• Keeping lines of communication open is an active, not a passive task, and it’s the firm’s job to drive the communication.
  • Trust your “gut.” When things seem to be going well, but your gut tells you otherwise, it’s a red flag that you need to re-examine the relationship.

Do these things and you’ll greatly decrease the chance of your firm getting fired.

When should an agency fire a client?

At first, it seems to be the easiest thing in the world to fire a client.  But one has to carefully consider the ramifications on anticipated income. What’s more, you don’t want to send a signal to your organization that the way we handle tough situations is to walk away.

First, I’d meet with the client. (This is no time for email solutions.) What’s their sense of the situation? They might be dissatisfied with something, and their behavior is just a manifestation of this dissatisfaction.

You’ve got to dig deep to determine what’s not working. Is it the product? The process? The personnel? Be willing to change, within reason, what they perceive is wrong, remembering that client perception is everything.

Sometimes, the client is satisfied, but has no idea that his or her behavior is negatively affecting the team until informed by the firm’s leader. This is when having the diplomatic-but-direct conversation is essential.

When I was in the public relations agency business, I faced such a situation. A client, who had been a charm to work for, suddenly became difficult about everything. We reviewed our recent product, our process and our personnel, and couldn’t find anything that would warrant his changed behavior.

When to Fire the Client

When to Fire the Client

After an honest discussion, the client acknowledged he was experiencing a painful personal problem, and hadn’t realized his anger about it was resulting in his mistreating the agency team.

This discussion led to two powerful and positive outcomes — the client treated his team with greater care, and the team, armed with this critical information, treated the client with greater patience and understanding. As a result, the relationship actually grew stronger.

Don’t be shy about letting the client know that their satisfaction is paramount, and that you’ll go to the ends of the earth to make this happen. (It sometimes amazes me that professional service firms don’t make this point until it’s too late.)

If it’s not getting better, discuss other possible solutions with the client. Do this at least two more times.

This tends to work with the toughest clients. With a truly abusive client, it most likely won’t.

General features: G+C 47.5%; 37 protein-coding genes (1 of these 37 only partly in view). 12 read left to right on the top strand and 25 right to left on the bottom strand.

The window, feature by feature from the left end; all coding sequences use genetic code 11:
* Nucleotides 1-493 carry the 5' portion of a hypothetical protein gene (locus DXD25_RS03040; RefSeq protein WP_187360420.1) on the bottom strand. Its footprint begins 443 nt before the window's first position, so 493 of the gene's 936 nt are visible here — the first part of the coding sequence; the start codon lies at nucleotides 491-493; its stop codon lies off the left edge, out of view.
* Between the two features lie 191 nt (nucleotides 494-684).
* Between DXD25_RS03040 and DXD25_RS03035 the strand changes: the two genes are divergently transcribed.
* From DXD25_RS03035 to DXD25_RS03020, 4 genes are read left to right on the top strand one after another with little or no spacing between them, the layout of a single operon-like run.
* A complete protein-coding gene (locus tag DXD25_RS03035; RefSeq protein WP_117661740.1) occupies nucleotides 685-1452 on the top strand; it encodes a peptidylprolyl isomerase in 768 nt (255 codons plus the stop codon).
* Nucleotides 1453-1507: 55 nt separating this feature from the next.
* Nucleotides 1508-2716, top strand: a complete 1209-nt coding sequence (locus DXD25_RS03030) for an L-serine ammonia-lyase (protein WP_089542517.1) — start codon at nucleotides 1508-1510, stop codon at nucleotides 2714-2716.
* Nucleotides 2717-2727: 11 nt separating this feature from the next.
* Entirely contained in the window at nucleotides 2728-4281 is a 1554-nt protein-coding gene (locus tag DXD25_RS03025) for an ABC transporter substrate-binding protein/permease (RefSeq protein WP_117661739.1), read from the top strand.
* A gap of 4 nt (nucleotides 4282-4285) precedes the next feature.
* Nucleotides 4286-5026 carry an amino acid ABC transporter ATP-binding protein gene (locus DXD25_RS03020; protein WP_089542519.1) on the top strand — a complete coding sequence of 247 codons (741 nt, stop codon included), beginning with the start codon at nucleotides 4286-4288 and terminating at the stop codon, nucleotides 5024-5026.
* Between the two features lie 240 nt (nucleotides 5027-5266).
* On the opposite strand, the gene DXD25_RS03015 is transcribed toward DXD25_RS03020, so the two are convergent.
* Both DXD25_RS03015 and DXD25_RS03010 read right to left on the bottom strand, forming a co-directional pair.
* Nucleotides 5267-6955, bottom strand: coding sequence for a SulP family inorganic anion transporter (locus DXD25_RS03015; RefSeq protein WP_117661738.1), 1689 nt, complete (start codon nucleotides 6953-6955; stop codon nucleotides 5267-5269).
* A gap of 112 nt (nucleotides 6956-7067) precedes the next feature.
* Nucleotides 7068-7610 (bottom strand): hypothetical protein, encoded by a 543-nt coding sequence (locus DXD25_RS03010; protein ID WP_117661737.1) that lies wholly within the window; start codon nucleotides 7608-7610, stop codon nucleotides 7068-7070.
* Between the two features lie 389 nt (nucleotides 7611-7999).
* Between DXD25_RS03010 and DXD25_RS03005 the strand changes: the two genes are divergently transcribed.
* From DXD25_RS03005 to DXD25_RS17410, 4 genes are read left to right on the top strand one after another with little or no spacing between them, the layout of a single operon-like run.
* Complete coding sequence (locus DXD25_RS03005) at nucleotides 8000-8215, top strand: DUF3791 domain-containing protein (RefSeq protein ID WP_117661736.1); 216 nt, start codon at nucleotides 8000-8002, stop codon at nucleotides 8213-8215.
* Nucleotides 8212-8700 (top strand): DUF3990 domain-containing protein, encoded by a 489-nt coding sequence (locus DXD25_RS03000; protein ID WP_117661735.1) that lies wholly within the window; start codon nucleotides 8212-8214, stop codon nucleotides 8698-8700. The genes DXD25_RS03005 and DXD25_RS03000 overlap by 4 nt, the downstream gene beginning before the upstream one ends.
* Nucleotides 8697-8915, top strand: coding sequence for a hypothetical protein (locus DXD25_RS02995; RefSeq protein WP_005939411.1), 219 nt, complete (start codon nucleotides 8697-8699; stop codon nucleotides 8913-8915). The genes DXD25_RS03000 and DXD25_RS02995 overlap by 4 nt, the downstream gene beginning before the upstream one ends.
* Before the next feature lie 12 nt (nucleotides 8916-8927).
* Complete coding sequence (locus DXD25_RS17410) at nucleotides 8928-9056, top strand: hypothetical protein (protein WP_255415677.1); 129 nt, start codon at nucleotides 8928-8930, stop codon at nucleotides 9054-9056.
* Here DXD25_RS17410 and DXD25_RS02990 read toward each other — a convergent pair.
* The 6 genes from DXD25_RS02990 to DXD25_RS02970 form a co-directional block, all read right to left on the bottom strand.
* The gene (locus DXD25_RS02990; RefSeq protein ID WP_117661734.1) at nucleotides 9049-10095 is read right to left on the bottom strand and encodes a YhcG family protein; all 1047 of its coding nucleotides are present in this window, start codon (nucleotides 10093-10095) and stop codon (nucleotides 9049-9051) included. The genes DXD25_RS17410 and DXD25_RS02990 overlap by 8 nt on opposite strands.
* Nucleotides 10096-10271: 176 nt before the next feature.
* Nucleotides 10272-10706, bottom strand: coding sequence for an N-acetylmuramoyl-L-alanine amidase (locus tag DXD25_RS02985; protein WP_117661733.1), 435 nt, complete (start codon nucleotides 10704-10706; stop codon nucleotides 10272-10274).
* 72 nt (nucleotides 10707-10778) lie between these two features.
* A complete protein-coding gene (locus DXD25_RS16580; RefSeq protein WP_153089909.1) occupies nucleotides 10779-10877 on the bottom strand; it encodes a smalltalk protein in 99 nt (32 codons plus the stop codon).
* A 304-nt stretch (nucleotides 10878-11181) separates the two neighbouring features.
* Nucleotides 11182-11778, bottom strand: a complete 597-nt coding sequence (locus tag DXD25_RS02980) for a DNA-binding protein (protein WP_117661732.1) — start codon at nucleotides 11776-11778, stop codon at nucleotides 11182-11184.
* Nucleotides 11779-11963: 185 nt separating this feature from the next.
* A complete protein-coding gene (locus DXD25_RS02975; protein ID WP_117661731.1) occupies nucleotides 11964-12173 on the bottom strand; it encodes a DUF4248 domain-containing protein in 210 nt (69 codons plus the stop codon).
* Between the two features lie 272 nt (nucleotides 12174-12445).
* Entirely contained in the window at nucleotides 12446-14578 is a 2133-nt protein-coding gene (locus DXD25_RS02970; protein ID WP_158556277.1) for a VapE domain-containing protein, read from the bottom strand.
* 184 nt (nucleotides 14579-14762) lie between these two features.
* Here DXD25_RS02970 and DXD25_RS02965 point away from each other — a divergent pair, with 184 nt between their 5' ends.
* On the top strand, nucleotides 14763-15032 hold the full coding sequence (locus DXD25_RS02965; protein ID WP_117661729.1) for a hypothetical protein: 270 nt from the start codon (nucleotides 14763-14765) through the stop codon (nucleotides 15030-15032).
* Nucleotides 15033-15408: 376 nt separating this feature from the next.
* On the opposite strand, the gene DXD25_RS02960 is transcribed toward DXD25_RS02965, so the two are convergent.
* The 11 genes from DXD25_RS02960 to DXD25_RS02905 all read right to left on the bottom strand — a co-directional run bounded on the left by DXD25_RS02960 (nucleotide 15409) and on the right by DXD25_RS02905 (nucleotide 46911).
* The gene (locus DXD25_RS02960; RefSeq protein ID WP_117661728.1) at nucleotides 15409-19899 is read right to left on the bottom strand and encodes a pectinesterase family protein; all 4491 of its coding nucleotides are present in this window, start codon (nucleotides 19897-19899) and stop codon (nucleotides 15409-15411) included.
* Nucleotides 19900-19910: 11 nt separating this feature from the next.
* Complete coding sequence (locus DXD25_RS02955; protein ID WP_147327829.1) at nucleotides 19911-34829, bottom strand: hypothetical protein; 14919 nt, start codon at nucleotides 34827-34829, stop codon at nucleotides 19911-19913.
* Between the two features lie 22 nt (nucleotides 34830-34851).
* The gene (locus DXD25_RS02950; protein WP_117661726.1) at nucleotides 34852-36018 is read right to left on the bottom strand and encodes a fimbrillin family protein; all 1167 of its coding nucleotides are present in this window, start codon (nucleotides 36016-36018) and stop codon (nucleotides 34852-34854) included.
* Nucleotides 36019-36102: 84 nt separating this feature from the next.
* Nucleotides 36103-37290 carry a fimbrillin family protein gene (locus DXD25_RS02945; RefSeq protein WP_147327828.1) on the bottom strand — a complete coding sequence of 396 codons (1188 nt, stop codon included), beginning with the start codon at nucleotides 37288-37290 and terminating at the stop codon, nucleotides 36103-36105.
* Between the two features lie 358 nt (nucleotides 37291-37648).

But you know you’ve done your best. If at that point the client’s behavior isn’t improving, it just might be time to apply the adage of “three strikes and you’re out.”

What is the role of training in improving client/agency relationships?

Training can play a huge role in enhancing client/firm relationships.

The reality is most of us come to this business well trained in public relations, advertising, promotion, law, accounting or whatever professional service we’re providing.  But we’re not trained in the area that can fuel firm and individual career success  — improving client service.

Client service training can cover many topics, including better understanding client values and career goals; how to make it personal; how to manage and exceed expectations; how to improve listening; and how professional service firms can learn from and apply the client service lessons from companies known for over-the-top customer service, like Zappos, Ritz-Carlton, Apple and Nordstrom’s.

It’s an ongoing process for both client and the firm to manage the relationship so it is working smoothly and successfully. After all, that’s what everyone wants.
Ken Jacobs is the principal of Jacobs Communications Consulting, LLC, which helps public relations and other communications agencies grow and manage business, and improve team performance, communications and leadership skills. It does so via consulting, training, and coaching.

He has presented workshops on these issues at the North American meetings of IPREX Global Communications Network and the Public Relations Global Network (PRGN), at the Counselors Academy Spring Conference, and at agencies nationwide. Ken tweets at https://twitter.com/KensViews and can be reached at ken@jacobscomm.com.